Consumer Reports

Paying Down Debt vs. Building Your Savings

Consumer Reports say it’s important to find the right balance

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This year has forced millions of people to make difficult financial decisions. The economic recovery is uneven, but for those with money left over at the end of each month, the question might be what to do with it. Spend it or save it? Consumer Reports has some strategies to help you make smart money decisions in these uncertain times.

Money experts at Consumer Reports say it’s important to find the right balance. It’s difficult to tackle several financial goals at once, but if you take multiple approaches, you can save for retirement and pay down your debt at the same time.

Start by taking a good hard look at where your money is going. Several online tools can help you track your spending, including the free one at, and YNAB (short for You Need a Budget), which costs $84 a year.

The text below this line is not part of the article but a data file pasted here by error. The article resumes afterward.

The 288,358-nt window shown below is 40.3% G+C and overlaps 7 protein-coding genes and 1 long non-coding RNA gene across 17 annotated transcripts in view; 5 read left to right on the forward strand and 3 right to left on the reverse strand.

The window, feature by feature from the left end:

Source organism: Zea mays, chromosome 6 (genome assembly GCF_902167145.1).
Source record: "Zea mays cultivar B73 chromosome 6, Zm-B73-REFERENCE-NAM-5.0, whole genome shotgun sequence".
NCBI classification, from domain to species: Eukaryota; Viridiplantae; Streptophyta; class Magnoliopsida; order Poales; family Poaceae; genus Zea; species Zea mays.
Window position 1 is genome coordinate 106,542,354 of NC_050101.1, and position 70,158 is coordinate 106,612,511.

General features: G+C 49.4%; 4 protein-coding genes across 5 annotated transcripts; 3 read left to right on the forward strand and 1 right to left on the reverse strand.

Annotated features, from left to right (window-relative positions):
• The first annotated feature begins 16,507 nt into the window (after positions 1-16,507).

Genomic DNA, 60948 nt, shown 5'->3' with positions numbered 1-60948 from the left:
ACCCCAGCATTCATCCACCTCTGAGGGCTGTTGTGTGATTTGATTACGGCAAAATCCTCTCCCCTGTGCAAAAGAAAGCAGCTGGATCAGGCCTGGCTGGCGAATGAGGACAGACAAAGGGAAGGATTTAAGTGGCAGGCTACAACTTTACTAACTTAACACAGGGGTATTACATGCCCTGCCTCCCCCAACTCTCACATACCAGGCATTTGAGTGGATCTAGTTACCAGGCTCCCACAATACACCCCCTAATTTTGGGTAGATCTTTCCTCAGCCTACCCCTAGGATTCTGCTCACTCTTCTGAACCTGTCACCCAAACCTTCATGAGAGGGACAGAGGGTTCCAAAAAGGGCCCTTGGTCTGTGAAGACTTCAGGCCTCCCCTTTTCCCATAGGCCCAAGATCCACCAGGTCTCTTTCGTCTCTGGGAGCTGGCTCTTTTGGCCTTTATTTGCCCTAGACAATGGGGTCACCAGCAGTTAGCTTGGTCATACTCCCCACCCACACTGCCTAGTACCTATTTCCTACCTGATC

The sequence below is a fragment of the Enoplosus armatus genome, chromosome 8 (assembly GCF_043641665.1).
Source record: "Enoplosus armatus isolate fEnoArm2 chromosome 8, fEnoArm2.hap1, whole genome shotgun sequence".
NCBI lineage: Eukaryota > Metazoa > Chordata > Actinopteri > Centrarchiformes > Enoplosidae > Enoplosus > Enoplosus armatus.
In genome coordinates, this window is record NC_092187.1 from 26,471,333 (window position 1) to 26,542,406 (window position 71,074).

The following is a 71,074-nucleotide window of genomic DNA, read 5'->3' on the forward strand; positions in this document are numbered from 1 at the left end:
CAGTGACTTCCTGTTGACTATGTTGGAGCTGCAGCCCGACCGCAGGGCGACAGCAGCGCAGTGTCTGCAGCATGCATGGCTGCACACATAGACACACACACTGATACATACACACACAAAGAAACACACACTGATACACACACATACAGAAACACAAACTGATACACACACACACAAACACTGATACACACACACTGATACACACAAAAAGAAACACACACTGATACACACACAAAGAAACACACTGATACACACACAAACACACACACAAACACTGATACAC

Then look for ways to free up cash. You’ll have the biggest impact with big-ticket items such as housing or transportation.

But small fixes, like making coffee yourself or cooking at home, can also add up over time.

Next, prioritize your debt by tackling the high interest credit cards first, followed by lower interest debt, like student loans. And set up automatic payments so that you won’t have to remember to send the money each month.

At the same time, slide even a small amount into a rainy day fund for unexpected medical bills or car repairs.

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And continue to feed a retirement plan. If you have access to one at work, opt in! People who do are 12 times more likely to save for retirement.

It isn’t always easy, but balancing debt against savings is the right call.

Consumer Reports says it’s important to remember that people with hefty amounts of debt need to be patient, stay the course, and remember that it’s a long-term plan. The younger you are when you start to save, the better off you’ll be in the long run.

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